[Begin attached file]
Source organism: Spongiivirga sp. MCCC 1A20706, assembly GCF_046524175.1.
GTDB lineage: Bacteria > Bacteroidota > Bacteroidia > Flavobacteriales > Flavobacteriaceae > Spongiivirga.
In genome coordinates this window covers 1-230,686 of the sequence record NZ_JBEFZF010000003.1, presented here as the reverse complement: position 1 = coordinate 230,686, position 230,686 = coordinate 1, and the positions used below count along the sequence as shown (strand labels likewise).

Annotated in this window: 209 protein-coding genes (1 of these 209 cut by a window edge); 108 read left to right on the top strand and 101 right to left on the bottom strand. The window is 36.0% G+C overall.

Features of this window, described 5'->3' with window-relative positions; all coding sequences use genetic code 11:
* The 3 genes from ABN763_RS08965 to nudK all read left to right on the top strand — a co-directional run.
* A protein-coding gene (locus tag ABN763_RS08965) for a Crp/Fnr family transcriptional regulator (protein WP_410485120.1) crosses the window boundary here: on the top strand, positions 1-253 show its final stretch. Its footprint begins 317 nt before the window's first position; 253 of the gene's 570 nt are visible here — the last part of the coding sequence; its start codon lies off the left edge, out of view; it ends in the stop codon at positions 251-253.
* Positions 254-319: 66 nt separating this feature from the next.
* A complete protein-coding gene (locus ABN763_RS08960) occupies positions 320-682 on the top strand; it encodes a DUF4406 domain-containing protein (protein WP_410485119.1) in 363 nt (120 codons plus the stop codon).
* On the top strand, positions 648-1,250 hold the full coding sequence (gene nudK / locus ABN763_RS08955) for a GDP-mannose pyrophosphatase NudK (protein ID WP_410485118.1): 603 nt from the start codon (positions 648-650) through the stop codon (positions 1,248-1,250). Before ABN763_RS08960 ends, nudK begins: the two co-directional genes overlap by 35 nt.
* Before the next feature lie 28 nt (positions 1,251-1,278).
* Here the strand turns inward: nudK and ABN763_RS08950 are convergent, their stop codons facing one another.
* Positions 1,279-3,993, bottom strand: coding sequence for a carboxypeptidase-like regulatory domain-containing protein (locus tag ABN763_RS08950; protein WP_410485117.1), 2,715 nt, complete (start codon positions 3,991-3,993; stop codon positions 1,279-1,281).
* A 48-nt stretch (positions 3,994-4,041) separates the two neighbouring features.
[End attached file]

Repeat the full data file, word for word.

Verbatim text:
Source organism: Spongiivirga sp. MCCC 1A20706, assembly GCF_046524175.1.
GTDB lineage: Bacteria > Bacteroidota > Bacteroidia > Flavobacteriales > Flavobacteriaceae > Spongiivirga.
In genome coordinates this window covers 1-230,686 of the sequence record NZ_JBEFZF010000003.1, presented here as the reverse complement: position 1 = coordinate 230,686, position 230,686 = coordinate 1, and the positions used below count along the sequence as shown (strand labels likewise).

Annotated in this window: 209 protein-coding genes (1 of these 209 cut by a window edge); 108 read left to right on the top strand and 101 right to left on the bottom strand. The window is 36.0% G+C overall.

Features of this window, described 5'->3' with window-relative positions; all coding sequences use genetic code 11:
* The 3 genes from ABN763_RS08965 to nudK all read left to right on the top strand — a co-directional run.
* A protein-coding gene (locus tag ABN763_RS08965) for a Crp/Fnr family transcriptional regulator (protein WP_410485120.1) crosses the window boundary here: on the top strand, positions 1-253 show its final stretch. Its footprint begins 317 nt before the window's first position; 253 of the gene's 570 nt are visible here — the last part of the coding sequence; its start codon lies off the left edge, out of view; it ends in the stop codon at positions 251-253.
* Positions 254-319: 66 nt separating this feature from the next.
* A complete protein-coding gene (locus ABN763_RS08960) occupies positions 320-682 on the top strand; it encodes a DUF4406 domain-containing protein (protein WP_410485119.1) in 363 nt (120 codons plus the stop codon).
* On the top strand, positions 648-1,250 hold the full coding sequence (gene nudK / locus ABN763_RS08955) for a GDP-mannose pyrophosphatase NudK (protein ID WP_410485118.1): 603 nt from the start codon (positions 648-650) through the stop codon (positions 1,248-1,250). Before ABN763_RS08960 ends, nudK begins: the two co-directional genes overlap by 35 nt.
* Before the next feature lie 28 nt (positions 1,251-1,278).
* Here the strand turns inward: nudK and ABN763_RS08950 are convergent, their stop codons facing one another.
* Positions 1,279-3,993, bottom strand: coding sequence for a carboxypeptidase-like regulatory domain-containing protein (locus tag ABN763_RS08950; protein WP_410485117.1), 2,715 nt, complete (start codon positions 3,991-3,993; stop codon positions 1,279-1,281).
* A 48-nt stretch (positions 3,994-4,041) separates the two neighbouring features.